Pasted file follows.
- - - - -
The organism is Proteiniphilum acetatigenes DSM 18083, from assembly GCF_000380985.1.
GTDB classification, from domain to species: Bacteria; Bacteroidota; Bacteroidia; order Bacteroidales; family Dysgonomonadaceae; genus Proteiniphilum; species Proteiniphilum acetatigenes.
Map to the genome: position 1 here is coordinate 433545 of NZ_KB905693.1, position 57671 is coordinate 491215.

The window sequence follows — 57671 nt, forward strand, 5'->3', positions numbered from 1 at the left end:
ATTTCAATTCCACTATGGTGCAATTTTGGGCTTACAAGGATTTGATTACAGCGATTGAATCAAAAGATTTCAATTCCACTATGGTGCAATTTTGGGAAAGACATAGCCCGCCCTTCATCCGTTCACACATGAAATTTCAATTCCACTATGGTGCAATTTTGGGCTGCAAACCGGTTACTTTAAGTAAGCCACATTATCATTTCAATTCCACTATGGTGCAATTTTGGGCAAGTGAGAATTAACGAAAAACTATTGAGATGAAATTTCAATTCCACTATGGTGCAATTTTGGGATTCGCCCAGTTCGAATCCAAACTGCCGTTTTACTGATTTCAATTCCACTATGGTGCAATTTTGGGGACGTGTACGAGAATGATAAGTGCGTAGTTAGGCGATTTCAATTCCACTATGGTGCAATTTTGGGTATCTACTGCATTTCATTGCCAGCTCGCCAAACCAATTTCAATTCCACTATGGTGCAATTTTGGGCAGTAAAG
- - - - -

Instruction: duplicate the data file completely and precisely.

The organism is Proteiniphilum acetatigenes DSM 18083, from assembly GCF_000380985.1.
GTDB classification, from domain to species: Bacteria; Bacteroidota; Bacteroidia; order Bacteroidales; family Dysgonomonadaceae; genus Proteiniphilum; species Proteiniphilum acetatigenes.
Map to the genome: position 1 here is coordinate 433545 of NZ_KB905693.1, position 57671 is coordinate 491215.

The window sequence follows — 57671 nt, forward strand, 5'->3', positions numbered from 1 at the left end:
ATTTCAATTCCACTATGGTGCAATTTTGGGCTTACAAGGATTTGATTACAGCGATTGAATCAAAAGATTTCAATTCCACTATGGTGCAATTTTGGGAAAGACATAGCCCGCCCTTCATCCGTTCACACATGAAATTTCAATTCCACTATGGTGCAATTTTGGGCTGCAAACCGGTTACTTTAAGTAAGCCACATTATCATTTCAATTCCACTATGGTGCAATTTTGGGCAAGTGAGAATTAACGAAAAACTATTGAGATGAAATTTCAATTCCACTATGGTGCAATTTTGGGATTCGCCCAGTTCGAATCCAAACTGCCGTTTTACTGATTTCAATTCCACTATGGTGCAATTTTGGGGACGTGTACGAGAATGATAAGTGCGTAGTTAGGCGATTTCAATTCCACTATGGTGCAATTTTGGGTATCTACTGCATTTCATTGCCAGCTCGCCAAACCAATTTCAATTCCACTATGGTGCAATTTTGGGCAGTAAAG